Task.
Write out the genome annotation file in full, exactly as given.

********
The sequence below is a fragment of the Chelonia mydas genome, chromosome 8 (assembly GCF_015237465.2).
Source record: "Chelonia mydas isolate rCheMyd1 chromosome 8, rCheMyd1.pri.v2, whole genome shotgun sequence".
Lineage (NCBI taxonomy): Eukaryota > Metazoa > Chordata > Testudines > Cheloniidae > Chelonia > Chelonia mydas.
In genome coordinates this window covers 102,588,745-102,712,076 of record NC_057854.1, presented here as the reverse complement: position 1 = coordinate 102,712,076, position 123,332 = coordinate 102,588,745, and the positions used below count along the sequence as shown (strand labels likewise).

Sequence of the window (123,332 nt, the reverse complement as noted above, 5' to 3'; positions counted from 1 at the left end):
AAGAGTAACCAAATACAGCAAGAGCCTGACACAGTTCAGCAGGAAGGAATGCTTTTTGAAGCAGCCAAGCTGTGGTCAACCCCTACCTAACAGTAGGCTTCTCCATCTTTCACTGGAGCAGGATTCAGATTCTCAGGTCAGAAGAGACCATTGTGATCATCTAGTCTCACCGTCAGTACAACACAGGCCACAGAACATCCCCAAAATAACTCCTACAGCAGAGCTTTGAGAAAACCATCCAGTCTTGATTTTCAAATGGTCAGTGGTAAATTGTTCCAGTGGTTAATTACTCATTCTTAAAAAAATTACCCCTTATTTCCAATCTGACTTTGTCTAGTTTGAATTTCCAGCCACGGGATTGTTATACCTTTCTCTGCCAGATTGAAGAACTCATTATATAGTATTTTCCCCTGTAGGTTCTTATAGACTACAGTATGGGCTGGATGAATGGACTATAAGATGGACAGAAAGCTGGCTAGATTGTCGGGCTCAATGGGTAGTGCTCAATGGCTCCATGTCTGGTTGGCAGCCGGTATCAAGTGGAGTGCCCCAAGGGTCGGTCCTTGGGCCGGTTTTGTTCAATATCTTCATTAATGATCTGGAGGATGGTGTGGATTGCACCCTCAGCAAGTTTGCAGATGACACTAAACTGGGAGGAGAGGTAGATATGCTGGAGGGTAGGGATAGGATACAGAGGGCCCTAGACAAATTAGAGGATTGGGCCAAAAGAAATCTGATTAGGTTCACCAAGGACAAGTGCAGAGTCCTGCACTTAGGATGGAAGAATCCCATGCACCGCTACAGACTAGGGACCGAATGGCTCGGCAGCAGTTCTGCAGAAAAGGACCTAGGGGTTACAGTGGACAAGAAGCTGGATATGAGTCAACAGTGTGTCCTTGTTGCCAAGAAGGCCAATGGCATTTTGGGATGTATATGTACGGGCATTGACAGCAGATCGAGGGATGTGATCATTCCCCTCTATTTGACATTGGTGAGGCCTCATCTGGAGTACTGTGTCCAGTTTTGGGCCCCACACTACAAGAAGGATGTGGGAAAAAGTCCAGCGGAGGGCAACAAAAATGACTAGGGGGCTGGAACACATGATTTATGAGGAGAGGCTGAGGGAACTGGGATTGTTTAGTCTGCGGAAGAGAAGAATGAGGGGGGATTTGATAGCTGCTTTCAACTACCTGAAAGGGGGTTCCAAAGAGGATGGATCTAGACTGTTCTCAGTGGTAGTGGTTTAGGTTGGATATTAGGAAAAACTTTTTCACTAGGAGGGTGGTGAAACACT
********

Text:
The sequence below is a fragment of the Chelonia mydas genome, chromosome 8 (assembly GCF_015237465.2).
Source record: "Chelonia mydas isolate rCheMyd1 chromosome 8, rCheMyd1.pri.v2, whole genome shotgun sequence".
Lineage (NCBI taxonomy): Eukaryota > Metazoa > Chordata > Testudines > Cheloniidae > Chelonia > Chelonia mydas.
In genome coordinates this window covers 102,588,745-102,712,076 of record NC_057854.1, presented here as the reverse complement: position 1 = coordinate 102,712,076, position 123,332 = coordinate 102,588,745, and the positions used below count along the sequence as shown (strand labels likewise).

Sequence of the window (123,332 nt, the reverse complement as noted above, 5' to 3'; positions counted from 1 at the left end):
AAGAGTAACCAAATACAGCAAGAGCCTGACACAGTTCAGCAGGAAGGAATGCTTTTTGAAGCAGCCAAGCTGTGGTCAACCCCTACCTAACAGTAGGCTTCTCCATCTTTCACTGGAGCAGGATTCAGATTCTCAGGTCAGAAGAGACCATTGTGATCATCTAGTCTCACCGTCAGTACAACACAGGCCACAGAACATCCCCAAAATAACTCCTACAGCAGAGCTTTGAGAAAACCATCCAGTCTTGATTTTCAAATGGTCAGTGGTAAATTGTTCCAGTGGTTAATTACTCATTCTTAAAAAAATTACCCCTTATTTCCAATCTGACTTTGTCTAGTTTGAATTTCCAGCCACGGGATTGTTATACCTTTCTCTGCCAGATTGAAGAACTCATTATATAGTATTTTCCCCTGTAGGTTCTTATAGACTACAGTATGGGCTGGATGAATGGACTATAAGATGGACAGAAAGCTGGCTAGATTGTCGGGCTCAATGGGTAGTGCTCAATGGCTCCATGTCTGGTTGGCAGCCGGTATCAAGTGGAGTGCCCCAAGGGTCGGTCCTTGGGCCGGTTTTGTTCAATATCTTCATTAATGATCTGGAGGATGGTGTGGATTGCACCCTCAGCAAGTTTGCAGATGACACTAAACTGGGAGGAGAGGTAGATATGCTGGAGGGTAGGGATAGGATACAGAGGGCCCTAGACAAATTAGAGGATTGGGCCAAAAGAAATCTGATTAGGTTCACCAAGGACAAGTGCAGAGTCCTGCACTTAGGATGGAAGAATCCCATGCACCGCTACAGACTAGGGACCGAATGGCTCGGCAGCAGTTCTGCAGAAAAGGACCTAGGGGTTACAGTGGACAAGAAGCTGGATATGAGTCAACAGTGTGTCCTTGTTGCCAAGAAGGCCAATGGCATTTTGGGATGTATATGTACGGGCATTGACAGCAGATCGAGGGATGTGATCATTCCCCTCTATTTGACATTGGTGAGGCCTCATCTGGAGTACTGTGTCCAGTTTTGGGCCCCACACTACAAGAAGGATGTGGGAAAAAGTCCAGCGGAGGGCAACAAAAATGACTAGGGGGCTGGAACACATGATTTATGAGGAGAGGCTGAGGGAACTGGGATTGTTTAGTCTGCGGAAGAGAAGAATGAGGGGGGATTTGATAGCTGCTTTCAACTACCTGAAAGGGGGTTCCAAAGAGGATGGATCTAGACTGTTCTCAGTGGTAGTGGTTTAGGTTGGATATTAGGAAAAACTTTTTCACTAGGAGGGTGGTGAAACACT